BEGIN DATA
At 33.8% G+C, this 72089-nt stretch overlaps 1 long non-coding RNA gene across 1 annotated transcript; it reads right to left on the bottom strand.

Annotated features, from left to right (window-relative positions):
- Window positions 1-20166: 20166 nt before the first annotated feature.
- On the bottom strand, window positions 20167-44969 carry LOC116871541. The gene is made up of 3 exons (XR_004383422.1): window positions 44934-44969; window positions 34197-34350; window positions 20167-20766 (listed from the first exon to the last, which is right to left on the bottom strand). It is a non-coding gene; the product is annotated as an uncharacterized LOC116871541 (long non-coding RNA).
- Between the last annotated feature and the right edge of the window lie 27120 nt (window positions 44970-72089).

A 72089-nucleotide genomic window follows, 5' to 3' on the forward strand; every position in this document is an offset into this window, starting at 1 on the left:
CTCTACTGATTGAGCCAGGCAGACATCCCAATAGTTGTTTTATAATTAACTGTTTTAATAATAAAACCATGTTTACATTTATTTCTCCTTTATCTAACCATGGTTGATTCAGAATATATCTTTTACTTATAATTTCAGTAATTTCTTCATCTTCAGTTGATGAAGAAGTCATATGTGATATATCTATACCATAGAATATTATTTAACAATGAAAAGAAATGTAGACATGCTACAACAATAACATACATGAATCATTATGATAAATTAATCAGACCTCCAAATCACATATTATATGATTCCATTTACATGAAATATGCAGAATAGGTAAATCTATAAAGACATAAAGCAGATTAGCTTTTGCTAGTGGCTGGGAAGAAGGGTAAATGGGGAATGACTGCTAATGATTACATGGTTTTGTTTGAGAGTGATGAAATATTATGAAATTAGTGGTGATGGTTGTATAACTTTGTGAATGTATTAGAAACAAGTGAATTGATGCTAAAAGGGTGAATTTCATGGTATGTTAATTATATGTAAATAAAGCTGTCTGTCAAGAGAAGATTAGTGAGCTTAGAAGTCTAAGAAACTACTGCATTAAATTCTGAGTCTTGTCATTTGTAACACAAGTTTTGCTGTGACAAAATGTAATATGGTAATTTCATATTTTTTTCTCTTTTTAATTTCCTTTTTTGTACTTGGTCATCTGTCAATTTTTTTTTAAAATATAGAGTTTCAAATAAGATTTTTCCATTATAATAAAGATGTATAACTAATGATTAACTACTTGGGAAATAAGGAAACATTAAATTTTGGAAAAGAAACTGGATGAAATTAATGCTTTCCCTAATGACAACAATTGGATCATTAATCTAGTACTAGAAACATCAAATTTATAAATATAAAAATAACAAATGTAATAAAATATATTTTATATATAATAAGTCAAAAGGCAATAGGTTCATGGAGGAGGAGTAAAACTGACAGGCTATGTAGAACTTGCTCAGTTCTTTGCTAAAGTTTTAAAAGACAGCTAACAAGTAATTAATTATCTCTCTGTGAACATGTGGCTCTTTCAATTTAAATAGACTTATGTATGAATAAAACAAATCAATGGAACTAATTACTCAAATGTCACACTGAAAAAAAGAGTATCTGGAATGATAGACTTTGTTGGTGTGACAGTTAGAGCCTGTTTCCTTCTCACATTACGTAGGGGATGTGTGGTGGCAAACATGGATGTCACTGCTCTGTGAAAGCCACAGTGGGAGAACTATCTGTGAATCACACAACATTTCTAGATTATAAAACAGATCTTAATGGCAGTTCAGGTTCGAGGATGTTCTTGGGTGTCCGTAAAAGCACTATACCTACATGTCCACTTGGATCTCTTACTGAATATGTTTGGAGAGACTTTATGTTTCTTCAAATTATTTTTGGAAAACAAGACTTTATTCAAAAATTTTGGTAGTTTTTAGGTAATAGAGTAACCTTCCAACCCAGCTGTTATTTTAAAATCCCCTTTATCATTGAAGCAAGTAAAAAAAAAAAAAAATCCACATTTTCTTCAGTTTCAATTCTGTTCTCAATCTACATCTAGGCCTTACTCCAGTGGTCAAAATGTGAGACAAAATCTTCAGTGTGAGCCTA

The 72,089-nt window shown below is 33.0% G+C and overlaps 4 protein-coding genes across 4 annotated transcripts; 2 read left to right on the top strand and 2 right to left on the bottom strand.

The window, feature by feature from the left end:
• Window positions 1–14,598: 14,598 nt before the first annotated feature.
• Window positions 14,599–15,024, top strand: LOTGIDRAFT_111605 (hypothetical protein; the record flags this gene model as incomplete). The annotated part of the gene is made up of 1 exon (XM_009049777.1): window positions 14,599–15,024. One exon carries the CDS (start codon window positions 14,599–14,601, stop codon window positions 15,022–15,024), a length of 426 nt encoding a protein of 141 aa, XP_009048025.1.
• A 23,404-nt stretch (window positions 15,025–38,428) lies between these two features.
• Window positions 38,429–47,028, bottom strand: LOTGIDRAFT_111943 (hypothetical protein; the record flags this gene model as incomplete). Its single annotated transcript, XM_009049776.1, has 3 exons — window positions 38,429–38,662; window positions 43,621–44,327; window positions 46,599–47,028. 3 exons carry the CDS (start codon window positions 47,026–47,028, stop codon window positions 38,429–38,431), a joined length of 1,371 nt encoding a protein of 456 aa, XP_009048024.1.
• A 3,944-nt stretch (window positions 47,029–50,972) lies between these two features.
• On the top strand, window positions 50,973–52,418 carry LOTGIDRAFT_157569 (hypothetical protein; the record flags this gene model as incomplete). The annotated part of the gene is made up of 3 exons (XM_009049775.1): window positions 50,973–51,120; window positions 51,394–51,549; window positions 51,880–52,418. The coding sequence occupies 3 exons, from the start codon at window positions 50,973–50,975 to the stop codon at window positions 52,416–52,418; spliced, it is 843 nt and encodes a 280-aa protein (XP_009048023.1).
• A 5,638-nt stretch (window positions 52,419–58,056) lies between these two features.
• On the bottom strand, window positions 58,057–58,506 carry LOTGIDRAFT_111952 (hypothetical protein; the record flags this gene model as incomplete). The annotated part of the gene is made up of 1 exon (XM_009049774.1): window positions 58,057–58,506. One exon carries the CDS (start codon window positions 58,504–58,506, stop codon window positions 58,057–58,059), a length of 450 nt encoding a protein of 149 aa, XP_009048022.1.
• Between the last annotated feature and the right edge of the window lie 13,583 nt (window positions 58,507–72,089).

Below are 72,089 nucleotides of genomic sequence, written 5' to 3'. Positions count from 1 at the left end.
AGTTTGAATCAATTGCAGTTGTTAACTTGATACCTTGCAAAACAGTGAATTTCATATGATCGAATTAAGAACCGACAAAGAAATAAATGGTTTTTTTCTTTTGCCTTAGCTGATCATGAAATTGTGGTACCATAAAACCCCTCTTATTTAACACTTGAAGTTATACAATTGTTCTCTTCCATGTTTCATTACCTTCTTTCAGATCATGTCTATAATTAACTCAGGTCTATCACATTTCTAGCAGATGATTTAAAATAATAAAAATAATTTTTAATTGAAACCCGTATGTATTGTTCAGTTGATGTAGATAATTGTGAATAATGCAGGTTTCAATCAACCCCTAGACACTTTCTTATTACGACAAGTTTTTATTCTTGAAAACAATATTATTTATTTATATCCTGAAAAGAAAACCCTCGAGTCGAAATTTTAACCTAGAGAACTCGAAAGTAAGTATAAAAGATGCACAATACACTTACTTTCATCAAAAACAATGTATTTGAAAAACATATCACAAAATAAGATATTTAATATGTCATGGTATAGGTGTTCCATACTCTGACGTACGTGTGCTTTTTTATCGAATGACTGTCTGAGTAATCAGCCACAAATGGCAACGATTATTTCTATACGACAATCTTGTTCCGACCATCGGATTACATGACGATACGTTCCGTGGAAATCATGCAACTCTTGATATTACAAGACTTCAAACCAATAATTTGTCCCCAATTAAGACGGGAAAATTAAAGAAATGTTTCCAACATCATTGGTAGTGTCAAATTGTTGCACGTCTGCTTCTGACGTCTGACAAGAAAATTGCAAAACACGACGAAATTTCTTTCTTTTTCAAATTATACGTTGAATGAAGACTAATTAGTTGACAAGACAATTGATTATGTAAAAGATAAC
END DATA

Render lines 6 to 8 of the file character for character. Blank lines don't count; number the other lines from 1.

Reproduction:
A 72089-nucleotide genomic window follows, 5' to 3' on the forward strand; every position in this document is an offset into this window, starting at 1 on the left:
CTCTACTGATTGAGCCAGGCAGACATCCCAATAGTTGTTTTATAATTAACTGTTTTAATAATAAAACCATGTTTACATTTATTTCTCCTTTATCTAACCATGGTTGATTCAGAATATATCTTTTACTTATAATTTCAGTAATTTCTTCATCTTCAGTTGATGAAGAAGTCATATGTGATATATCTATACCATAGAATATTATTTAACAATGAAAAGAAATGTAGACATGCTACAACAATAACATACATGAATCATTATGATAAATTAATCAGACCTCCAAATCACATATTATATGATTCCATTTACATGAAATATGCAGAATAGGTAAATCTATAAAGACATAAAGCAGATTAGCTTTTGCTAGTGGCTGGGAAGAAGGGTAAATGGGGAATGACTGCTAATGATTACATGGTTTTGTTTGAGAGTGATGAAATATTATGAAATTAGTGGTGATGGTTGTATAACTTTGTGAATGTATTAGAAACAAGTGAATTGATGCTAAAAGGGTGAATTTCATGGTATGTTAATTATATGTAAATAAAGCTGTCTGTCAAGAGAAGATTAGTGAGCTTAGAAGTCTAAGAAACTACTGCATTAAATTCTGAGTCTTGTCATTTGTAACACAAGTTTTGCTGTGACAAAATGTAATATGGTAATTTCATATTTTTTTCTCTTTTTAATTTCCTTTTTTGTACTTGGTCATCTGTCAATTTTTTTTTAAAATATAGAGTTTCAAATAAGATTTTTCCATTATAATAAAGATGTATAACTAATGATTAACTACTTGGGAAATAAGGAAACATTAAATTTTGGAAAAGAAACTGGATGAAATTAATGCTTTCCCTAATGACAACAATTGGATCATTAATCTAGTACTAGAAACATCAAATTTATAAATATAAAAATAACAAATGTAATAAAATATATTTTATATATAATAAGTCAAAAGGCAATAGGTTCATGGAGGAGGAGTAAAACTGACAGGCTATGTAGAACTTGCTCAGTTCTTTGCTAAAGTTTTAAAAGACAGCTAACAAGTAATTAATTATCTCTCTGTGAACATGTGGCTCTTTCAATTTAAATAGACTTATGTATGAATAAAACAAATCAATGGAACTAATTACTCAAATGTCACACTGAAAAAAAGAGTATCTGGAATGATAGACTTTGTTGGTGTGACAGTTAGAGCCTGTTTCCTTCTCACATTACGTAGGGGATGTGTGGTGGCAAACATGGATGTCACTGCTCTGTGAAAGCCACAGTGGGAGAACTATCTGTGAATCACACAACATTTCTAGATTATAAAACAGATCTTAATGGCAGTTCAGGTTCGAGGATGTTCTTGGGTGTCCGTAAAAGCACTATACCTACATGTCCACTTGGATCTCTTACTGAATATGTTTGGAGAGACTTTATGTTTCTTCAAATTATTTTTGGAAAACAAGACTTTATTCAAAAATTTTGGTAGTTTTTAGGTAATAGAGTAACCTTCCAACCCAGCTGTTATTTTAAAATCCCCTTTATCATTGAAGCAAGTAAAAAAAAAAAAAAATCCACATTTTCTTCAGTTTCAATTCTGTTCTCAATCTACATCTAGGCCTTACTCCAGTGGTCAAAATGTGAGACAAAATCTTCAGTGTGAGCCTA

The 72,089-nt window shown below is 33.0% G+C and overlaps 4 protein-coding genes across 4 annotated transcripts; 2 read left to right on the top strand and 2 right to left on the bottom strand.